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In the Changing scenario of Information industry and tremendous impact of multi-disciplinary disciplines, Library and Information Science has emerged as a multi-disciplinary subject with a fusion of educational technology, psychology, management, and information technology and computer science. The traditional roles of the library and information centres are no longer adequate to support the changed environment. It is seen in an academic and research environment particularly state universities and colleges; library leadership is lacking results an unhealthy environment that becomes an obstacle for development of an institution or library to achieve the desired goals. Hence, a new kind of leadership with new sets of skills and orientations is needed throughout the institution. This is not only applicable to library profession but also to every sector, particularly whether these leaders are chief information officers, Information technology officers, University librarians or college librarians with responsibility for managing an institution’s digital resources and information technology.
Hawkins and Marcum (2002) states that the information resource and technology leader today needs to understand that his or her role is no longer that of a specialist but rather that of a generalist, acting and participating as a critical partner in the central administration of the college or the university. To do this, the individuals must have at least rudimentary knowledge of things such as grants and contract administration, endowment spending policies, intercollegiate athletics, financial aid and tuition discounting, and myriad other facets of the institution as a whole. Since all of these issues present problems and challenges, it is imperative that the senior administrative team in the institution be able to look at all of the needs, weigh the tradeoffs, and make informed decisions. This mitigates against the notion of advocating solely for the needs of the “stovepipe” that a given individual may officially represent. The objective must be to find an optimal solution for the institution, not to maximize the advantage for a given unit or set of units. He further reiterates that strategies seem to be increasingly important for effective leadership within the broad scope of managing information resources and technology are articulate a vision, aim to make a difference, share and accept responsibility, understand yourself, focus on multiple constituencies and take risks.
Library is a service oriented organization and service to the humanity has been the motto of librarianship to enrich and enlighten the society with nascent information. This is on par with other service sectors like medicine, wherein the treatment of society is done using information as a medicine. Libraries are social agencies and they exist to serve specific needs in our society. Today’s librarians will work in a broad spectrum of libraries and information centers, and must be able to understand and interpret an increasingly complex information environment; they must be able to collaborate effectively with other information professionals; they must be able to articulate the value of the knowledge and skills of librarianship in a rapidly changing information environment; and they must be competent managers capable of innovation, efficiency, and leadership as they meet the demands of their clientele. Krishan Gopal (2006) emphasizes the need for effective leadership and the identification of an important component of such a statement of leadership competencies in the societal, organizational, and competitive changes affecting academic libraries.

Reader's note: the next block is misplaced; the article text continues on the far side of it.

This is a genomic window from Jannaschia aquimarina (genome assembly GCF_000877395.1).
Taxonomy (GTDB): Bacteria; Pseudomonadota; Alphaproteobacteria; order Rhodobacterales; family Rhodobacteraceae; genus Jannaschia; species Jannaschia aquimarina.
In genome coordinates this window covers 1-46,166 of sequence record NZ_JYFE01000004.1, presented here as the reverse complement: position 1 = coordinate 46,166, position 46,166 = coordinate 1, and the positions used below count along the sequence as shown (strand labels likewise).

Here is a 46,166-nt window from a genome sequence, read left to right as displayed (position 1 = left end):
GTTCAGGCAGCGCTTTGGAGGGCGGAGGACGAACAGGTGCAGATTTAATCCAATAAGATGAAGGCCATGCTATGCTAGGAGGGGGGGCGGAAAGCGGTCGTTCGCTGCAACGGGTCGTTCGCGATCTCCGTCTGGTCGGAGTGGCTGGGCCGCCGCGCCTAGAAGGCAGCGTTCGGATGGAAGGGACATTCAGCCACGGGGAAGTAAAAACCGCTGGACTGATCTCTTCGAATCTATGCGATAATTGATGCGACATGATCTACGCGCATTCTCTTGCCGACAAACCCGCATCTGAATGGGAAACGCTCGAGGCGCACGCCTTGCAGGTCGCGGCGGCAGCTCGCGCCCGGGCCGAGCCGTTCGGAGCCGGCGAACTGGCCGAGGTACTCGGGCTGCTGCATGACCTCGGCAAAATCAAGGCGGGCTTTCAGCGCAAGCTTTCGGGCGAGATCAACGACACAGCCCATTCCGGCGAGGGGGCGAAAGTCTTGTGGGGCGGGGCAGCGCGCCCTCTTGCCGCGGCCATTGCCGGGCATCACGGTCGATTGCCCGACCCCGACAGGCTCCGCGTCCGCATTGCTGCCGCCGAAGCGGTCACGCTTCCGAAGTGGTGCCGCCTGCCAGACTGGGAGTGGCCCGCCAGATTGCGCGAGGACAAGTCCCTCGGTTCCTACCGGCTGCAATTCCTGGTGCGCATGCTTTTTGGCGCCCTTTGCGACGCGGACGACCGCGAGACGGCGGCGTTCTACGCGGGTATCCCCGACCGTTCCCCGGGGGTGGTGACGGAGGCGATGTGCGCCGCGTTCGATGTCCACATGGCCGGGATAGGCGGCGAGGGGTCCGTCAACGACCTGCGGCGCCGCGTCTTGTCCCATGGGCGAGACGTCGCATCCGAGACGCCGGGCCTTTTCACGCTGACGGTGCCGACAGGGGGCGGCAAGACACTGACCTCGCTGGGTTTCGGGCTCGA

Leadership should be legitimately exercised at multiple levels and by staff throughout the organization at all levels of library hierarchy. This activity cannot rest solely with one individual. It is desirable that a variety of people in different situations exercise leadership regarding their departmental goals as well as broader mission and goals of the library professionals to demonstrate leadership “regardless of their positions. Although the practice of shared leadership is not new in libraries, it has to occur only informally because there are always individuals who are willing to exert leadership within and beyond their specific position assignment. The leader who can take role of a facilitator blends his or her role of visionary decisive leader with that of listening and empowering leader. As a facilitative leader he or she involves followers as much as possible in creating the group’s vision and purpose, carrying out the vision and purpose, and building a productive and cohesive team. Facilitation can be seen as a leadership approach (Rees, 1998). Distributed leadership also means a departure from staff expecting that all decisions rest with the administrative staff to expectations that they will share in and accept responsibility for the directions and results of specific goals and the over all mission of the library. It might be helpful to consider shared leadership in relation to the concept of participatory management. Participatory management is based on the view that management responsibilities could be shared that is how organization implements what is envisioned for the future through planning, allocation of resources and policy development could and should involve staff than those in library management positions. In contrast shared leadership suggests that multiple people have value to contribute is shaping what the library will become by identifying innovative and imaginative services, building and maintaining sound relationship on campus, and taking personal responsibility for the overall mission and vision of the library.